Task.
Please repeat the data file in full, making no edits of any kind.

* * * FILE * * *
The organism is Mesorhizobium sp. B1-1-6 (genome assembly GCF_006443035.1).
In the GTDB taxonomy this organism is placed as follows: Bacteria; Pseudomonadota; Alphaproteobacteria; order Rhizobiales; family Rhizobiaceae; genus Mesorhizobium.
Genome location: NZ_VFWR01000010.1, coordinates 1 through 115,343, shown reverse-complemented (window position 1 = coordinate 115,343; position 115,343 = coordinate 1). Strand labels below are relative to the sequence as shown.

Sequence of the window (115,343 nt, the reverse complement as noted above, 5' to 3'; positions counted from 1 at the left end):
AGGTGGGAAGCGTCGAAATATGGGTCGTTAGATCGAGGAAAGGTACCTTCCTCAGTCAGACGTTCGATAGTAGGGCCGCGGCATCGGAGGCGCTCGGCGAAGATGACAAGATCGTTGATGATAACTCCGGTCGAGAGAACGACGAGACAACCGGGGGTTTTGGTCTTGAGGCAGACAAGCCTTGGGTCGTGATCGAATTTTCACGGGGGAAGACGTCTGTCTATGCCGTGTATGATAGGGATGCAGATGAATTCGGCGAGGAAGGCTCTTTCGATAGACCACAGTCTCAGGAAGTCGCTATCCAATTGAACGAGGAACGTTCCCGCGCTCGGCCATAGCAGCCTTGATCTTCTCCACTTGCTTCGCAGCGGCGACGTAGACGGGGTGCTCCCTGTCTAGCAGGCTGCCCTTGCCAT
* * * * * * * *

The organism is Mesorhizobium sp. B1-1-6 (genome assembly GCF_006443035.1).
In the GTDB taxonomy this organism is placed as follows: Bacteria; Pseudomonadota; Alphaproteobacteria; order Rhizobiales; family Rhizobiaceae; genus Mesorhizobium.
Genome location: NZ_VFWR01000010.1, coordinates 1 through 115,343, shown reverse-complemented (window position 1 = coordinate 115,343; position 115,343 = coordinate 1). Strand labels below are relative to the sequence as shown.

Sequence of the window (115,343 nt, the reverse complement as noted above, 5' to 3'; positions counted from 1 at the left end):
AGGTGGGAAGCGTCGAAATATGGGTCGTTAGATCGAGGAAAGGTACCTTCCTCAGTCAGACGTTCGATAGTAGGGCCGCGGCATCGGAGGCGCTCGGCGAAGATGACAAGATCGTTGATGATAACTCCGGTCGAGAGAACGACGAGACAACCGGGGGTTTTGGTCTTGAGGCAGACAAGCCTTGGGTCGTGATCGAATTTTCACGGGGGAAGACGTCTGTCTATGCCGTGTATGATAGGGATGCAGATGAATTCGGCGAGGAAGGCTCTTTCGATAGACCACAGTCTCAGGAAGTCGCTATCCAATTGAACGAGGAACGTTCCCGCGCTCGGCCATAGCAGCCTTGATCTTCTCCACTTGCTTCGCAGCGGCGACGTAGACGGGGTGCTCCCTGTCTAGCAGGCTGCCCTTGCCAT